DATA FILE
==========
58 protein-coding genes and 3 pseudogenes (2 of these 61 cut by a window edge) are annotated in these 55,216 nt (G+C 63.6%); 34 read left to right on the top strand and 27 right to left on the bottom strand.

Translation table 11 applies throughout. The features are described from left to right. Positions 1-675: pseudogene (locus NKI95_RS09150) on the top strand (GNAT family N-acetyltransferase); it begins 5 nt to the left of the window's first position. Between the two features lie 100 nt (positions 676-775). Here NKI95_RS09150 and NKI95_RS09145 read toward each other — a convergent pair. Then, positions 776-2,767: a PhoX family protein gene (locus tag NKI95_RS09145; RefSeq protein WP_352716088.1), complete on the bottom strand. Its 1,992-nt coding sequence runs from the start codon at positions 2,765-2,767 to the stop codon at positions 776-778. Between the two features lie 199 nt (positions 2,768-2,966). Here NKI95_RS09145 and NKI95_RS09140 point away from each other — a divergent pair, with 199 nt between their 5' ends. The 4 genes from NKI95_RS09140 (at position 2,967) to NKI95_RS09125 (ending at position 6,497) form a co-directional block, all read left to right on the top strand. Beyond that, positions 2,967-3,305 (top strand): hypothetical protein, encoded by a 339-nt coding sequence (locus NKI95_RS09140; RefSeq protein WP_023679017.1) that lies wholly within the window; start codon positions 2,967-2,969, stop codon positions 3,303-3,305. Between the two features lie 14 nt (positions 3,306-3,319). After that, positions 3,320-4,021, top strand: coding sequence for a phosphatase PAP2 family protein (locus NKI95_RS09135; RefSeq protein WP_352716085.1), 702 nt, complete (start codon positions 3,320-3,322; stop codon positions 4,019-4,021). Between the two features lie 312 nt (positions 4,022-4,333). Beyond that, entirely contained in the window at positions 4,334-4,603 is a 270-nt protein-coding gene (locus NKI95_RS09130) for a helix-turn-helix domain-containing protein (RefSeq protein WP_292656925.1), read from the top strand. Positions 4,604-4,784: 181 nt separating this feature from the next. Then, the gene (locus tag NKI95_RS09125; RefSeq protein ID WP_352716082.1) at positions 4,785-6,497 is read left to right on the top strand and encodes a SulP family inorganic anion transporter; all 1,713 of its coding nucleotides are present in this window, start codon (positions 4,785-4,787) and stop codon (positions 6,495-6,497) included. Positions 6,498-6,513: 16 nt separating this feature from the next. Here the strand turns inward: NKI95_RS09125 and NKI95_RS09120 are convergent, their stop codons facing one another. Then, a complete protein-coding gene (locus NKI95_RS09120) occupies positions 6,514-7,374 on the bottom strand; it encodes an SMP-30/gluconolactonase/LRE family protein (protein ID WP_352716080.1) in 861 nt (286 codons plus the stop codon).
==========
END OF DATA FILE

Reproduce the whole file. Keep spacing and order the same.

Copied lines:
58 protein-coding genes and 3 pseudogenes (2 of these 61 cut by a window edge) are annotated in these 55,216 nt (G+C 63.6%); 34 read left to right on the top strand and 27 right to left on the bottom strand.

Translation table 11 applies throughout. The features are described from left to right. Positions 1-675: pseudogene (locus NKI95_RS09150) on the top strand (GNAT family N-acetyltransferase); it begins 5 nt to the left of the window's first position. Between the two features lie 100 nt (positions 676-775). Here NKI95_RS09150 and NKI95_RS09145 read toward each other — a convergent pair. Then, positions 776-2,767: a PhoX family protein gene (locus tag NKI95_RS09145; RefSeq protein WP_352716088.1), complete on the bottom strand. Its 1,992-nt coding sequence runs from the start codon at positions 2,765-2,767 to the stop codon at positions 776-778. Between the two features lie 199 nt (positions 2,768-2,966). Here NKI95_RS09145 and NKI95_RS09140 point away from each other — a divergent pair, with 199 nt between their 5' ends. The 4 genes from NKI95_RS09140 (at position 2,967) to NKI95_RS09125 (ending at position 6,497) form a co-directional block, all read left to right on the top strand. Beyond that, positions 2,967-3,305 (top strand): hypothetical protein, encoded by a 339-nt coding sequence (locus NKI95_RS09140; RefSeq protein WP_023679017.1) that lies wholly within the window; start codon positions 2,967-2,969, stop codon positions 3,303-3,305. Between the two features lie 14 nt (positions 3,306-3,319). After that, positions 3,320-4,021, top strand: coding sequence for a phosphatase PAP2 family protein (locus NKI95_RS09135; RefSeq protein WP_352716085.1), 702 nt, complete (start codon positions 3,320-3,322; stop codon positions 4,019-4,021). Between the two features lie 312 nt (positions 4,022-4,333). Beyond that, entirely contained in the window at positions 4,334-4,603 is a 270-nt protein-coding gene (locus NKI95_RS09130) for a helix-turn-helix domain-containing protein (RefSeq protein WP_292656925.1), read from the top strand. Positions 4,604-4,784: 181 nt separating this feature from the next. Then, the gene (locus tag NKI95_RS09125; RefSeq protein ID WP_352716082.1) at positions 4,785-6,497 is read left to right on the top strand and encodes a SulP family inorganic anion transporter; all 1,713 of its coding nucleotides are present in this window, start codon (positions 4,785-4,787) and stop codon (positions 6,495-6,497) included. Positions 6,498-6,513: 16 nt separating this feature from the next. Here the strand turns inward: NKI95_RS09125 and NKI95_RS09120 are convergent, their stop codons facing one another. Then, a complete protein-coding gene (locus NKI95_RS09120) occupies positions 6,514-7,374 on the bottom strand; it encodes an SMP-30/gluconolactonase/LRE family protein (protein ID WP_352716080.1) in 861 nt (286 codons plus the stop codon).